20 Phrases to Use When Your Toddler Doesn’t Listen

20 Phrases to Use When Your Toddler Doesn’t Listen

When kids become toddlers, life gets more difficult. Toddler’s emotions are intense. They feel tired from the demands. Tantrums never stop. Parenting a toddler can be wonderful but also challenging.

A common frustration for parents is getting toddlers to listen. Their huge energy and curiosity make them ignore some instructions, even if unintentionally.

When toddlers misbehave, it’s natural to feel frustrated. But before reacting angrily, ask what’s bothering them and how you can help. This shows you care about their feelings. It makes them more open to listening when you guide them.

When your toddler ignores you, try saying these 20 phrases to get their attention and let them know you understand their feelings.

1. “First We Listen, Then We Play.”

Tell your toddler that listening needs to come before fun activities. This sets up an order of operations, teaching them responsibility and prioritization.

2. “I Love You and I Know You Can Listen.”

First, express affection. Then gently remind them that listening shows respect for others. This communicates why paying attention matters.

3. “How Can We Fix This Together?”

Asking your toddler to help find solutions makes them feel involved and valued. It presents listening as necessary for happiness.

4. “Use Your Listening Ears!”

Add playfulness about their “ears” to capture toddler attention. This positively presents listening as interesting and fun.

5. “I hear you’re upset. Let’s talk about it.”

By recognizing their emotions, you’re letting them know you understand. This makes it easier for them to share what’s on their mind.

6. “I’ll wait until you’re ready to listen.”

Taking a moment helps them gather their thoughts. It also teaches them that communication happens when both people are ready.

7. “I see you’re busy. When you’re ready, let’s talk.”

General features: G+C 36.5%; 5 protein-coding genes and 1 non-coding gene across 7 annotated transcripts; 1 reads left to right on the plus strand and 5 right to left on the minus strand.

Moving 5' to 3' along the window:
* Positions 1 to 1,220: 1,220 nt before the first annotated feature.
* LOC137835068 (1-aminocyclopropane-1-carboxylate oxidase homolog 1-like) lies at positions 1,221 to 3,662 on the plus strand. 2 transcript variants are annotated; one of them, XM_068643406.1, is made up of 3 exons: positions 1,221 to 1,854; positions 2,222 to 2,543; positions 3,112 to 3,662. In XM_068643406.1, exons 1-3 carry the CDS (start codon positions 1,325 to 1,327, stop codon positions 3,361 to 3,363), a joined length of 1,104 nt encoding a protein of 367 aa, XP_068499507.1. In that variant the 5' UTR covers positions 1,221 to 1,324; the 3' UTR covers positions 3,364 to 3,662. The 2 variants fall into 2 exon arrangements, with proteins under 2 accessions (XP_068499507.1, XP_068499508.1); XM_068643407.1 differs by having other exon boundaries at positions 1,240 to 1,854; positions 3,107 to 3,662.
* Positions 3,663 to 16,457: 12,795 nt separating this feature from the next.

Respecting their activities is important. Saying this lets them know you’re patient and willing to talk whenever they’re ready.

8. “Use Your Words Please.”

Encouraging toddlers to speak up expresses feelings and needs. Verbalization promotes communication abilities.

9. “What Happens If You Don’t Listen?”

Asking about the outcomes of not listening builds responsibility. It makes them consider the results of their actions.

10. “Would you like my help or to do it yourself?”

Giving a choice makes kids happier to comply rather than forcing them. Kids generally respond much better when they feel in control.

11. “Please talk softly.”

We have to remember every child has a different natural loudness level. Expecting a noisy toddler to suddenly talk softly often backfires. Instead of using – be quiet or stop making noises, say please talk softly indoors.

12. “We can leave now or in 10 more minutes.”

Help toddlers by giving them a heads-up and a bit of control during changes. Nobody enjoys sudden commands. By offering choices ahead of time, you can make things smoother. Being consistent after setting limits creates reliability. Use positive language to set expectations and encourage cooperation.

13. Remember to be respectful of yourself and others too.”

Specify wanted behaviors instead of unclear messages. Have them repeat.

14. “Let’s take a deep breath and start fresh.”

This phrase works wonders in diffusing tense situations and giving your toddler a fresh start. Let’s take a moment to start fresh. How about expressing ourselves calmly instead of raising our voices to them?

15. “I love you no matter what and I’m here to help.”

Guide with love and support, correct behavior positively, and meet their need for connection. Balance care and rules for their best emotional growth.

16. “Thank you for your patience.”

This expression not only acknowledges but also appreciates your child’s positive behavior, reinforcing it in the process. For instance, “Thank you for your patience as we wait in line.”